Are you a designer because you’re a timid photographer? That seems unlikely. But if you are a designer, you probably carry a camera with you much of the time and have a flourishing Flickr account. You may even use them on your company’s website. But you probably don’t think of yourself as a photographer, do you?
Stefan Bucher is here to persuade you differently. He believes there’s not much difference between you and a professional photographer.
It’s a big claim. It’s true that designers need to assess and employ images every day. Technology has removed the need for photographers to be good at chemistry in a darkened room, and designers are very good at improving pictures that need a ‘little’ help.
Bucher thinks graphic designers should be taking more pride in themselves, and the photographs they take, and he wants to prove it with these 496 images across 210 pages.
Does the book reveal the creative processes of “120 top graphic designers – how they think, their inspirations and obsessions”, as claimed on the back cover? No, it doesn’t. Which is a shame.
But that’s not what Bucher set out to do. There’s only one real example of obsession displayed throughout this book – Stefan Bucher’s determination to take the thousands of photos submitted and shape them into a cohesive experience.
His initial request to 120 designers for them to send their favourite 10 photographs must have seemed very brave when faced with the challenge of moving 800 of them to the trash. This book inevitably tells us more about Bucher than the photographers, and though he never really offers any explanation to his methodology of selection, he’s certainly proud to be a photo–snapping designer.
“With just a bit of editing, our photos don’t look half bad ”
A few themes that emerge across the different designers work – vernacular typography, and charmingly distressed and decaying surfaces are there, of course, but there are also photographers organising the contemporary urban jumble into beautiful compositions of shape and colour.
Bucher enhances this feeling by sequencing images into visual order. A series of related colours, or circular objects make the pages easy to stroll through, but I often found myself forgetting these pictures were not all taken by the same person. That’s where I found myself skipping over pages.
It is a visual treat; inspiring rather than challenging, but there’s no attempt to reveal the promised “creative process, inspirations, and obsessions”.
”All this seems like so much glorious randomness”.
These images have been captured and stolen, rather than engineered by people on their way to somewhere, with several designers simply documenting the means of the travel – Bucher includes his own sequence of vulnerable, shiny airplane wings. They offer a snapshot of people who use their eyes for a living – people fascinated by the visual landscape of their everyday lives. These are not holiday snaps.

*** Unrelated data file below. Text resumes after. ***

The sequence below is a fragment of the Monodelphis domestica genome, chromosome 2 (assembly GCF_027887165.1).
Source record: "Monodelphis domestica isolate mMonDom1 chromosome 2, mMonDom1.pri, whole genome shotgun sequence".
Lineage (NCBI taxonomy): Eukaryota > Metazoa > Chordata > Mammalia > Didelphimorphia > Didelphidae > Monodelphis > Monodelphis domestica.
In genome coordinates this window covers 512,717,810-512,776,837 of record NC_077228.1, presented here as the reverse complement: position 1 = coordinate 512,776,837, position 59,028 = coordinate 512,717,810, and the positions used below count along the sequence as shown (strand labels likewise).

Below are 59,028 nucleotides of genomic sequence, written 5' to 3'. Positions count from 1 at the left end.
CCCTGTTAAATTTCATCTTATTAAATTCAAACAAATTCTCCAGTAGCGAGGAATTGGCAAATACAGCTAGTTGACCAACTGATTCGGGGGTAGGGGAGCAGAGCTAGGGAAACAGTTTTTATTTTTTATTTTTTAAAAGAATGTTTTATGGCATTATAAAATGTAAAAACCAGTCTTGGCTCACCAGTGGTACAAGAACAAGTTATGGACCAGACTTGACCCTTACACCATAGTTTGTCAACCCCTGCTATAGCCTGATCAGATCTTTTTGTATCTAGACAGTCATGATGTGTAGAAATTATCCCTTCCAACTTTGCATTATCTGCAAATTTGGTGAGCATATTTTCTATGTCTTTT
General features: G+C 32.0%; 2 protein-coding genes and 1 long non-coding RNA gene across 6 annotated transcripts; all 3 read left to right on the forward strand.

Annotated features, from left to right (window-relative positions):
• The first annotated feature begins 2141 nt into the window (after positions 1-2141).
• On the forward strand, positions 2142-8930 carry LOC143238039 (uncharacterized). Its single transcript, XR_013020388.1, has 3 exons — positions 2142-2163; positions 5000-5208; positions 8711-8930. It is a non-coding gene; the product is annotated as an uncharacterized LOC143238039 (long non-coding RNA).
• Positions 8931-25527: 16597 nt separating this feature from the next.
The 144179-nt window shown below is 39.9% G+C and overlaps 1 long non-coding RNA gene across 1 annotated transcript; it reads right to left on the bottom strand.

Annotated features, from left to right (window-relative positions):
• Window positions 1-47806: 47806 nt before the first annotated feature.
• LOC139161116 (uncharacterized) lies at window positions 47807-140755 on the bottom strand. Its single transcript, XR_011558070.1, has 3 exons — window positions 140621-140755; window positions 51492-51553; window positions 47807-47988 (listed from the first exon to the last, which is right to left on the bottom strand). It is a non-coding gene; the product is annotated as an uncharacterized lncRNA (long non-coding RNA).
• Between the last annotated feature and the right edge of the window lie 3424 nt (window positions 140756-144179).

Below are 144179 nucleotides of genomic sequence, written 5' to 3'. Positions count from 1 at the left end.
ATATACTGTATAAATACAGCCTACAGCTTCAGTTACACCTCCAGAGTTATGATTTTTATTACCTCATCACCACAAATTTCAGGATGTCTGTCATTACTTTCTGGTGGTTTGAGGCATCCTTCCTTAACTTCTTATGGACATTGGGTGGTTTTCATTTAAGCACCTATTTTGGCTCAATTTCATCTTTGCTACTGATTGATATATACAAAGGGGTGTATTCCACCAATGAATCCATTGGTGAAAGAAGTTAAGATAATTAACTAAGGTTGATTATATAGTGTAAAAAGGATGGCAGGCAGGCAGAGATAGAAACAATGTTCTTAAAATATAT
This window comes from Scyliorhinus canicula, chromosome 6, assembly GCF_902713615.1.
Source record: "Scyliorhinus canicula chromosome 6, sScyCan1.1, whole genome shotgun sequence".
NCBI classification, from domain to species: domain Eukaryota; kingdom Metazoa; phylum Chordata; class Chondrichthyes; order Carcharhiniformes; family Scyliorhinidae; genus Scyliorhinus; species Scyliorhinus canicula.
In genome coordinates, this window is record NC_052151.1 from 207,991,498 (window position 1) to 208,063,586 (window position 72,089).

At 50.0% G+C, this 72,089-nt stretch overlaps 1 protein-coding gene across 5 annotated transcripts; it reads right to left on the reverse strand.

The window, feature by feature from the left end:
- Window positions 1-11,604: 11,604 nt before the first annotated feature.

Flicking through to find an example of something that looked like a holiday pictures, I stopped at the images of hotel rooms displaying little joy or any sense of vacation, but full of trepidation. The photographer interprets them as functional, precise, and temporary, despite the lavish soft furnishings, and veneer of comfort. They reveal something about the creator; the celebrated designer and illustrator, Marian Bantjes. We see something of her working life, and her desire to document is habitual. “The first thing I do when I enter a hotel room is take a snap”, she states in the accompanying text. The cumulative effect of these calm pictures, full of understated tension, takes them beyond snaps.
There are a many strong pictures in these pages. Bucher falls into self–deprecation (or is it a plea not to be judged by the same criteria as gallery-photographers?) in his introduction when he states we are all “Dilettantes and amateurs”. Amateurs maybe, but many of the photographers, such as Jakob Trollbäck, Beth Tondreau, and Sean Adams have produced images that question their surroundings with integrity and commitment.
“When you are new to a place, you inspect and look around. As we get used to our environment, our view seems to become more limited and horizontal.”
There may be a lack of hope in Adam’s pictures, but what is also missing from these photographs is missing from many of the other pages.
Where are all the people?
Page after page goes by without a face or body being included. The evidence of man is clearly visible, but man himself has taken the day off. These are all underpopulated towns; cities without a present or a future.
An ability to capture people, and reflect our emotions back to us, is one of the things that sets full-time photographers apart from designer-photographers. Bucher hints at this gulf when he admits that he is “Too shy to take pictures of people“.
Many of these designers could become great photographers if only they could dig deeper into the world around them, showing us the things we know nothing about and producing images that spoke to us more directly. Their success in their day jobs is probably going to keep them them too busy to take us deeper into their worlds, but these photographs show a group of people who are intrigued and entranced by the world around them.
Which is what makes them great designers.
About the Reviewer
Andrew Kingham is a graphic designer based in Brighton, England, and an educator at Goldsmiths, University of London. His website needs updating.